In the heart of Turkey lies Cappadocia, a region steeped in history. Its remarkable landscape features fairy chimneys and rugged cliffs, but even more captivating is the extensive network of underground cities beneath it.
Accidentally discovered in 1972 by a local farmer, an entrance was found while he noticed water draining into a hole on his field. Upon investigation, he uncovered a vast underground metropolis made of stone, now known as Asgana. This accidental find sparked further interest among archaeologists and explorers, leading to subsequent excavations.
Over the years, more underground cities were uncovered, each revealing a complex and interconnected network of chambers, tunnels, and rooms. Recent excavations challenged past assumptions, pushing their origins back possibly 12,000 years.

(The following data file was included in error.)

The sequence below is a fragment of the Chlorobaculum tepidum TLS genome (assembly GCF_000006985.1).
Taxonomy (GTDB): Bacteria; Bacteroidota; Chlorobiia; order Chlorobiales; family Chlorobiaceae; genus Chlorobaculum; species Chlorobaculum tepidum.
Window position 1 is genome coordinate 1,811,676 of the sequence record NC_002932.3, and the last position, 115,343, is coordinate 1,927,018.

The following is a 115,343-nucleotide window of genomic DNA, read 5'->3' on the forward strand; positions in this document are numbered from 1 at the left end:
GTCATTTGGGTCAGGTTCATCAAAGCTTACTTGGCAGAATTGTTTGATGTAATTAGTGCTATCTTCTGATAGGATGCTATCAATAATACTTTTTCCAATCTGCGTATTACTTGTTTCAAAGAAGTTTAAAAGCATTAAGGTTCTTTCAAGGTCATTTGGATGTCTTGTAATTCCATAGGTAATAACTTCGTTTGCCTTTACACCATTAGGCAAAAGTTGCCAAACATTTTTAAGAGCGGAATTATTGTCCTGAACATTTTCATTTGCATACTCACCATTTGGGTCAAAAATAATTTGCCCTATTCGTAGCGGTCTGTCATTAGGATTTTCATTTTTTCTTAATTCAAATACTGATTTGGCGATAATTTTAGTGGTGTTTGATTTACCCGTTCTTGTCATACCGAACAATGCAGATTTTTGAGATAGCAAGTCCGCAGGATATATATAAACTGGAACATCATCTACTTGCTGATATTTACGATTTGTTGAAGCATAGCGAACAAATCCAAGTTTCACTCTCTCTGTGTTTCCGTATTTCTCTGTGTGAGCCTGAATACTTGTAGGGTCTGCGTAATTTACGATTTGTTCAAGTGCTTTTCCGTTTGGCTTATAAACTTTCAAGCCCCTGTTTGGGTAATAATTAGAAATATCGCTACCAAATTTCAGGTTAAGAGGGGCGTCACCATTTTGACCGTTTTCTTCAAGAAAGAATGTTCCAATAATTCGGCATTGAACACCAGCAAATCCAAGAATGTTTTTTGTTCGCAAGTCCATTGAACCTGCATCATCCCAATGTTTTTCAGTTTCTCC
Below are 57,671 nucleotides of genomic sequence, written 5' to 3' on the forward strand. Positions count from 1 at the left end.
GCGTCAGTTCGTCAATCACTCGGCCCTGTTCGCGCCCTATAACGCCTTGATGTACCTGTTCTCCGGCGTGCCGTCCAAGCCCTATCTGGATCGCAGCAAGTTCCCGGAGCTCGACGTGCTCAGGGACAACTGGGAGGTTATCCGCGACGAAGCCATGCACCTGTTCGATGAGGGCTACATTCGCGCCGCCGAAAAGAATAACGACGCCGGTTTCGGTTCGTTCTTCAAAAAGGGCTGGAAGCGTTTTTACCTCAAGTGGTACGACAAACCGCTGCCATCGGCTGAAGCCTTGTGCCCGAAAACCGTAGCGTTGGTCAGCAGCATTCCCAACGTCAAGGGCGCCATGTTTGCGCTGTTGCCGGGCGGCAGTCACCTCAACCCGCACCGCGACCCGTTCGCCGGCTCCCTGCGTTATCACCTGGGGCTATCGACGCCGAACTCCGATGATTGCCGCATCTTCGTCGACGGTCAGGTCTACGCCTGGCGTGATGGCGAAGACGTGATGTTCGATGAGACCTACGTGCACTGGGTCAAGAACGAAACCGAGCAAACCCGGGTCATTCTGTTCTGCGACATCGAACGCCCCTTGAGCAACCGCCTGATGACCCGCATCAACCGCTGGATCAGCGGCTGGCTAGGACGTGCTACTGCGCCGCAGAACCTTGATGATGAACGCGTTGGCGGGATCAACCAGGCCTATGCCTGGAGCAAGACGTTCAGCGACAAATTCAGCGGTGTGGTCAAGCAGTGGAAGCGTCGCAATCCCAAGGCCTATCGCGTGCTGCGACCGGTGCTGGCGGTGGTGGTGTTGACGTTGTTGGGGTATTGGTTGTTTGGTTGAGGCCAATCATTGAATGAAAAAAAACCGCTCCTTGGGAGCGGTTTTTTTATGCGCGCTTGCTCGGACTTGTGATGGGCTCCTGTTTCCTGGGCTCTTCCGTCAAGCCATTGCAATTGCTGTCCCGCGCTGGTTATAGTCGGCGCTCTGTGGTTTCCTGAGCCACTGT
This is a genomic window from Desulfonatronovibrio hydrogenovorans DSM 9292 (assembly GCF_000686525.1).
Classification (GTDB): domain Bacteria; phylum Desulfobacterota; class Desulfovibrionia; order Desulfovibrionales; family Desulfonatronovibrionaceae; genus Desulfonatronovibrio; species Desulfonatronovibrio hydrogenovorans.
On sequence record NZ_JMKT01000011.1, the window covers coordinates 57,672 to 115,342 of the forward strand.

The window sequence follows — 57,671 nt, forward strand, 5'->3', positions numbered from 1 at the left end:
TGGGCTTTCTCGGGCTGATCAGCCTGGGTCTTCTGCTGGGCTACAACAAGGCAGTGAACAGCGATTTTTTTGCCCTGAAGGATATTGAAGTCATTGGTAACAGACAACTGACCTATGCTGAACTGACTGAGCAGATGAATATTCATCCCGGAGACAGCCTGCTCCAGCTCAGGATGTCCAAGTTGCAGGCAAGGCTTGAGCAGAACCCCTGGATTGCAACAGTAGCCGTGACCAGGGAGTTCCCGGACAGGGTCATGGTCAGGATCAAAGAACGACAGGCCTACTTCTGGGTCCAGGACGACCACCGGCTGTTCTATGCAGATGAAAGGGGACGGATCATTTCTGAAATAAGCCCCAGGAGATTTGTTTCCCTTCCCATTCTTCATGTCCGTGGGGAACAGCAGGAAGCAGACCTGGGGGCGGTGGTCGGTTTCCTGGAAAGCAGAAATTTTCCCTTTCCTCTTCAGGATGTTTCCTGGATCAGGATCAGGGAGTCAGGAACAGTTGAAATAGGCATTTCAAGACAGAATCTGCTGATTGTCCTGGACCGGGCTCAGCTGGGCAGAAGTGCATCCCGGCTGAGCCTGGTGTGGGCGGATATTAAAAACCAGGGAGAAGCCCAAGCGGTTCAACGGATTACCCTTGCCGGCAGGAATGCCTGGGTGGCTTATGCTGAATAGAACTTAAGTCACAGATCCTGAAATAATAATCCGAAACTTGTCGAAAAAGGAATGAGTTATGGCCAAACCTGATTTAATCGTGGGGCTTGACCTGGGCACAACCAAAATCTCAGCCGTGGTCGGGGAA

The architects behind these structures remain a mystery, and hieroglyphs found nearby have sparked debates about their origins. Some suggest the involvement of the Hittites, but evidence indicates that the underground cities predate them, hinting at a lost ancient civilization’s existence. The impressive structures were carved with remarkable skill using only hand tools, raising questions about the society’s advanced knowledge and purpose.
As researchers continue their investigations, the secrets of these enigmatic cities may unlock valuable insights into ancient civilizations and their remarkable achievements.
Top image: Derinkuyu or Kaymakli underground city ancient cave in Cappadocia, Turkey. Source: Parilov / Adobe Stock.